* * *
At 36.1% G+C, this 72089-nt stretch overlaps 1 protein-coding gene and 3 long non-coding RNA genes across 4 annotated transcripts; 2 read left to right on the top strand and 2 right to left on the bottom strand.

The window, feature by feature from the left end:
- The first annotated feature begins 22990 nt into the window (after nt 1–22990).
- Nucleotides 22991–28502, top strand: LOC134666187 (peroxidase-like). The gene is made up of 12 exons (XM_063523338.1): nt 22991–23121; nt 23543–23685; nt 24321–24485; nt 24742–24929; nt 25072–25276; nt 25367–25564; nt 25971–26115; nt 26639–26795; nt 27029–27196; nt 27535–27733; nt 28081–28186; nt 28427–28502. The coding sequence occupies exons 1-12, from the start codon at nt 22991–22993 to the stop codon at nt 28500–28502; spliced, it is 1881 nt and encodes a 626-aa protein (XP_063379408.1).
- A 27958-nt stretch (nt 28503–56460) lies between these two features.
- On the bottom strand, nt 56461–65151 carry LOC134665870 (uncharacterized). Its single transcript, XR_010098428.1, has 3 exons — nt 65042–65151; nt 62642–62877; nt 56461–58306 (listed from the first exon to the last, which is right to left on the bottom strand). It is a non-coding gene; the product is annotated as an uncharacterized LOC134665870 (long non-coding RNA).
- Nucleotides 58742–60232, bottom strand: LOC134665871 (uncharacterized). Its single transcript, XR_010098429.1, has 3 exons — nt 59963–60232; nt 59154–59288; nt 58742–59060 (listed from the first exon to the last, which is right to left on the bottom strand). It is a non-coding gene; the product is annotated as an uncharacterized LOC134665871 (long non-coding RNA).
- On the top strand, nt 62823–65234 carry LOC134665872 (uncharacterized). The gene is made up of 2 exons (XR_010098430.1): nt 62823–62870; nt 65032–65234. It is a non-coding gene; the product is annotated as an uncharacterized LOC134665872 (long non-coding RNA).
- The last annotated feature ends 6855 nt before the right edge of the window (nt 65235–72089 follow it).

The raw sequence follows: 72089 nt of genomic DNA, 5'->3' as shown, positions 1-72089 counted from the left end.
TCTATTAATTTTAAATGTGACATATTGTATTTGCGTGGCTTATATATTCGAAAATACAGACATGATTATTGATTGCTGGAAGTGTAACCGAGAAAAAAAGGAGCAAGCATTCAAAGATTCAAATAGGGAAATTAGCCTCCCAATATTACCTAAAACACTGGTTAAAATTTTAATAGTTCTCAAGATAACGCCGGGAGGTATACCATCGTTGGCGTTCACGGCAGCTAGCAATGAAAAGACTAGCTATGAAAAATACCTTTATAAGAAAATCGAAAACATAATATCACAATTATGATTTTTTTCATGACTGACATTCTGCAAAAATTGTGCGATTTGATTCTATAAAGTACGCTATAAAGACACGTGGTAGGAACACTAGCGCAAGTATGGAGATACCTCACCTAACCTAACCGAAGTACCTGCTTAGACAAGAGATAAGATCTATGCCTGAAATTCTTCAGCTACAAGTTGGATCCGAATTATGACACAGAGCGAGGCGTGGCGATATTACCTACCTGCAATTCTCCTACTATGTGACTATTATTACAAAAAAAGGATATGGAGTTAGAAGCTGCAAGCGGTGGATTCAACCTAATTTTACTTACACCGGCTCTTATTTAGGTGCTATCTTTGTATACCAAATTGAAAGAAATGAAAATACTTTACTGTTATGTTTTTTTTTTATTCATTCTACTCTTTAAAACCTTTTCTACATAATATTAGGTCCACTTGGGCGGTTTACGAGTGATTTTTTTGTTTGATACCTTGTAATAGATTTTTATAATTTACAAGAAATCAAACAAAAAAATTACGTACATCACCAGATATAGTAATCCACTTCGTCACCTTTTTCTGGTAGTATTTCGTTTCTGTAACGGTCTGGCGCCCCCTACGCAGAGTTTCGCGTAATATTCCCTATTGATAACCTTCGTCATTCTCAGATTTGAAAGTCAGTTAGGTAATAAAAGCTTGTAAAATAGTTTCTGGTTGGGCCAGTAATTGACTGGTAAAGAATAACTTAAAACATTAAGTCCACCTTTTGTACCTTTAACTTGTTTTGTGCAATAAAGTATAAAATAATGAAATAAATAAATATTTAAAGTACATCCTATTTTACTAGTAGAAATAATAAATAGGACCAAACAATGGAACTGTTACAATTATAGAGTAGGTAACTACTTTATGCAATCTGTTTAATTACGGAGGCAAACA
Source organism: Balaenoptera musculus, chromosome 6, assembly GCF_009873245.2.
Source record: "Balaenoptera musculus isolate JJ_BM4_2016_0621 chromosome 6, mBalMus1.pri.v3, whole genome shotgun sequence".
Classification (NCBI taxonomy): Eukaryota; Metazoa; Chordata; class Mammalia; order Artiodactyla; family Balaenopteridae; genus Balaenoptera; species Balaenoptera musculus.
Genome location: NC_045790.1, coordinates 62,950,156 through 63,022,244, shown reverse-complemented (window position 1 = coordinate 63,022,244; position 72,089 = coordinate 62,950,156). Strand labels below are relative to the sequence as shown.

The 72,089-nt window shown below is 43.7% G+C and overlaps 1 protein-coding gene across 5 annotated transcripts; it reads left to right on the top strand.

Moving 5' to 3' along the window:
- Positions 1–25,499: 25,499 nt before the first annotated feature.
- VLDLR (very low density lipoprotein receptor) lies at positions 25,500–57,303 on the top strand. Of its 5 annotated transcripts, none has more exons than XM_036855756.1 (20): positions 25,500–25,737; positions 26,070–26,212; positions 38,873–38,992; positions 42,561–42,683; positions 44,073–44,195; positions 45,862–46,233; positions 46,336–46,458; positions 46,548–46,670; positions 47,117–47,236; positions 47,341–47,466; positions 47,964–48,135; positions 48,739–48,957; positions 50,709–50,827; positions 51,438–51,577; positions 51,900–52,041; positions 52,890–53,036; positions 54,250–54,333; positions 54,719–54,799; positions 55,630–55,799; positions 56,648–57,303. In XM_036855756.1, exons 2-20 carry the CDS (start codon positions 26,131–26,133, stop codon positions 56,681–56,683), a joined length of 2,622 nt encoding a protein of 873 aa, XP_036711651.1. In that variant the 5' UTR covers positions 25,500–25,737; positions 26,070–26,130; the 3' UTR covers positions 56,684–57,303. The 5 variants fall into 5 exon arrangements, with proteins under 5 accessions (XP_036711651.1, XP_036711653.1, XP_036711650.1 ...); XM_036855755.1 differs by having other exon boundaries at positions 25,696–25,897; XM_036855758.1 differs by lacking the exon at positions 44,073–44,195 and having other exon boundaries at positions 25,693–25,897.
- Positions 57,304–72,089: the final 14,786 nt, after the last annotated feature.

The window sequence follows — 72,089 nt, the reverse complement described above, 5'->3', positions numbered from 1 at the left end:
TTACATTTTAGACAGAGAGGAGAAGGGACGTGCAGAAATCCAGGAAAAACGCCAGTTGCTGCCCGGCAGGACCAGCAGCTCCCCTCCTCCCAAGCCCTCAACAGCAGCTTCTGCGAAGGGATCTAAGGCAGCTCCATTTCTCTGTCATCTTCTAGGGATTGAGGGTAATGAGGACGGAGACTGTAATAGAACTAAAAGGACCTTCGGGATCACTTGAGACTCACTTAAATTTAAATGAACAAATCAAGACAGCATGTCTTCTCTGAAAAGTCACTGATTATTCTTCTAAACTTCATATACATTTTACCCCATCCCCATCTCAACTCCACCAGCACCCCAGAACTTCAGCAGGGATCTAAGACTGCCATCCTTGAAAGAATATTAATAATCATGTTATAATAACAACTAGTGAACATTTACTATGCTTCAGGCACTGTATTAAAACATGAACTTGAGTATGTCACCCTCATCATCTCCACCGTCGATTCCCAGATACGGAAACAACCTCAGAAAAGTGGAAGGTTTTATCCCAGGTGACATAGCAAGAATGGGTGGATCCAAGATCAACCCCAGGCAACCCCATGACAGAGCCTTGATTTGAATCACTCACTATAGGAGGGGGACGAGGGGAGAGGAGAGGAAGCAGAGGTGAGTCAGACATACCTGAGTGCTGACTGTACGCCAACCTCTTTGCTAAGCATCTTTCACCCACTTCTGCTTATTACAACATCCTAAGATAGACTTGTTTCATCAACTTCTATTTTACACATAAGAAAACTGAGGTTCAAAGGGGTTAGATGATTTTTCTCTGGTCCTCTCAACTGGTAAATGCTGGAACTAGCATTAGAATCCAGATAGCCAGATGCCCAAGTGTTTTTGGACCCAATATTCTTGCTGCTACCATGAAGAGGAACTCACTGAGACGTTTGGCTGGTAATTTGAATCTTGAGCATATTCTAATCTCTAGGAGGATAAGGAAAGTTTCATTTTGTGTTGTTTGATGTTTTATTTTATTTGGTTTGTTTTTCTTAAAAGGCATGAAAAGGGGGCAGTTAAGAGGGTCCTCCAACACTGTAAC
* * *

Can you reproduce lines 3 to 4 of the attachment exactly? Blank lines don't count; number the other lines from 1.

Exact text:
- The first annotated feature begins 22990 nt into the window (after nt 1–22990).
- Nucleotides 22991–28502, top strand: LOC134666187 (peroxidase-like). The gene is made up of 12 exons (XM_063523338.1): nt 22991–23121; nt 23543–23685; nt 24321–24485; nt 24742–24929; nt 25072–25276; nt 25367–25564; nt 25971–26115; nt 26639–26795; nt 27029–27196; nt 27535–27733; nt 28081–28186; nt 28427–28502. The coding sequence occupies exons 1-12, from the start codon at nt 22991–22993 to the stop codon at nt 28500–28502; spliced, it is 1881 nt and encodes a 626-aa protein (XP_063379408.1).